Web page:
An observational study was conducted to investigate the potential of managing field hydrology to reduce soil greenhouse gas emissions (GHG) from blueberry crop rows on silt loam soils in a temperate maritime climate. Results from the field study were used to validate three models: the tier 1 IPCC and tier 2 equation by Rochette et al. (2018), which are used to estimate annual soil nitrous oxide (N₂O) emissions, and the tier 3 Denitrification-Decomposition model (DNDC) which simulates daily soil emissions of carbon dioxide (CO₂), N₂O, and methane (CH₄). Soil emissions were measured every two weeks for two years, using dynamic closed chambers in nine fields, which were either (1) undrained, (2) drained with subsurface tiles, or (3) drained with subsurface tiles and ditch pumps. Drainage system did not impact field hydrology or soil GHG emissions; thus, the fields were recategorized using principal component analysis according to their two-year mean water table (WT) level and soil volumetric water content. On average, fields with higher WT levels emitted significantly more CO₂ and N₂O, by 29% and 130% respectively, resulting in higher overall annual emissions (36,095 kg CO₂eq ha⁻¹ year⁻¹ versus 28,755 kg CO₂eq ha⁻¹ year⁻¹ in lower WT fields). High WT fields emitted more CO₂ in the spring and summer, and more N₂O in the fall and winter. Stepwise linear regressions showed that soil temperature was the main driver of soil CO₂ emissions, but drivers were unclear for N₂O and CH₄ emissions. The DNDC model overestimated the effect of freeze-thaw events on soil CO₂ emissions, and underestimated soil N₂O emissions, especially in the shoulder season. Annual soil N₂O emissions were poorly estimated by all three models, but the equation by Rochette et al. (2018) provided the most accurate estimate of mean annual soil N₂O emissions, underestimating them by 6% compared to 89% and 90% with the IPCC and DNDC models, respectively. The results indicate that lowering the WT could reduce soil emissions in blueberry crop rows; but more information on net field GHG budgets is needed before recommending drainage as a GHG mitigation practice for silt loam soils in Delta, British Columbia.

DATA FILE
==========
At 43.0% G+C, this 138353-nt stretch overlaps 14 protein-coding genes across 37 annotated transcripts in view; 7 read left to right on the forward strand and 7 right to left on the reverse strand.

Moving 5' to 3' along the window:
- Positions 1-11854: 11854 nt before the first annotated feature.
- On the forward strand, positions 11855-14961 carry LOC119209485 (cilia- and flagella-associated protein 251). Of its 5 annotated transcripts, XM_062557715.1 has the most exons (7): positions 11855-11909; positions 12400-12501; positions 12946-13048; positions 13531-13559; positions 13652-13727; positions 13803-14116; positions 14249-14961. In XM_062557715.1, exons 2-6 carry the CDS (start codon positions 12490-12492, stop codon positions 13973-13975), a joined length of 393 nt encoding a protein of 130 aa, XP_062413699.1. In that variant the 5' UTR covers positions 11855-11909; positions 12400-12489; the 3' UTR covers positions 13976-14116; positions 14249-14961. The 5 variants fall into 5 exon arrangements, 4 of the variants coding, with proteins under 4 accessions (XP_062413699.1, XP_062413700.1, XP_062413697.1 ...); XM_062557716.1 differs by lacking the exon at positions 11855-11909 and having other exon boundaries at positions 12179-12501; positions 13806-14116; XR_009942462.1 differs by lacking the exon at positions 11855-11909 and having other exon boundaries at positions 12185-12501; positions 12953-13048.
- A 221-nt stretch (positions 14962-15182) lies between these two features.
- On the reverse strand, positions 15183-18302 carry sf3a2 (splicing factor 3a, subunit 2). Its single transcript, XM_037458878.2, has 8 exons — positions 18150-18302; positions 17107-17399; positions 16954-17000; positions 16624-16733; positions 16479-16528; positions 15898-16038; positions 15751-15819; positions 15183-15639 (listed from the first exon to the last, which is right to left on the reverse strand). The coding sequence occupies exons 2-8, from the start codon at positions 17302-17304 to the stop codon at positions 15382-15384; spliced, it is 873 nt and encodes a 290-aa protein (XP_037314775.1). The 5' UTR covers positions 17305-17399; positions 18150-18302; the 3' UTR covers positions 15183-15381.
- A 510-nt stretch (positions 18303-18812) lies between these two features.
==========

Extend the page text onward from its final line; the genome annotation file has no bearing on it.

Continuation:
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Overwintering with plastic silage tarps as a tool to improve the climate resilience of organic vegetable production in British Columbia (2022)